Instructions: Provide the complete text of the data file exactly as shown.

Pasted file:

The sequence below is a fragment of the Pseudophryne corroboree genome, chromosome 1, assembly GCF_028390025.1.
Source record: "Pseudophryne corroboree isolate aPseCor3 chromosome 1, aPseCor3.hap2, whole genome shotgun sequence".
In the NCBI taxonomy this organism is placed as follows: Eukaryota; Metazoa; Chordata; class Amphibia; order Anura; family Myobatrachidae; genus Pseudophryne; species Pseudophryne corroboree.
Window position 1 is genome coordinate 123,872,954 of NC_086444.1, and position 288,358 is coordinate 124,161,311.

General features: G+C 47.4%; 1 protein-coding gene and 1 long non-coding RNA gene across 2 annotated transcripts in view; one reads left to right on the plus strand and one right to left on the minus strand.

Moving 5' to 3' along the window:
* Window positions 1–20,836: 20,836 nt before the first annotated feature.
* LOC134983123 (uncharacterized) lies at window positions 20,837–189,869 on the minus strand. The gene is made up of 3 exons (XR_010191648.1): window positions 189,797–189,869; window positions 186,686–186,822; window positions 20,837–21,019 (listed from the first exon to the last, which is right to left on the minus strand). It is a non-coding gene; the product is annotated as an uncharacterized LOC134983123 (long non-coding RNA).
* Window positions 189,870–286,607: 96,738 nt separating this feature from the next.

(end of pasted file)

The sequence below is a fragment of the Pseudophryne corroboree genome, chromosome 1, assembly GCF_028390025.1.
Source record: "Pseudophryne corroboree isolate aPseCor3 chromosome 1, aPseCor3.hap2, whole genome shotgun sequence".
In the NCBI taxonomy this organism is placed as follows: Eukaryota; Metazoa; Chordata; class Amphibia; order Anura; family Myobatrachidae; genus Pseudophryne; species Pseudophryne corroboree.
Window position 1 is genome coordinate 123,872,954 of NC_086444.1, and position 288,358 is coordinate 124,161,311.

General features: G+C 47.4%; 1 protein-coding gene and 1 long non-coding RNA gene across 2 annotated transcripts in view; one reads left to right on the plus strand and one right to left on the minus strand.

Moving 5' to 3' along the window:
* Window positions 1–20,836: 20,836 nt before the first annotated feature.
* LOC134983123 (uncharacterized) lies at window positions 20,837–189,869 on the minus strand. The gene is made up of 3 exons (XR_010191648.1): window positions 189,797–189,869; window positions 186,686–186,822; window positions 20,837–21,019 (listed from the first exon to the last, which is right to left on the minus strand). It is a non-coding gene; the product is annotated as an uncharacterized LOC134983123 (long non-coding RNA).
* Window positions 189,870–286,607: 96,738 nt separating this feature from the next.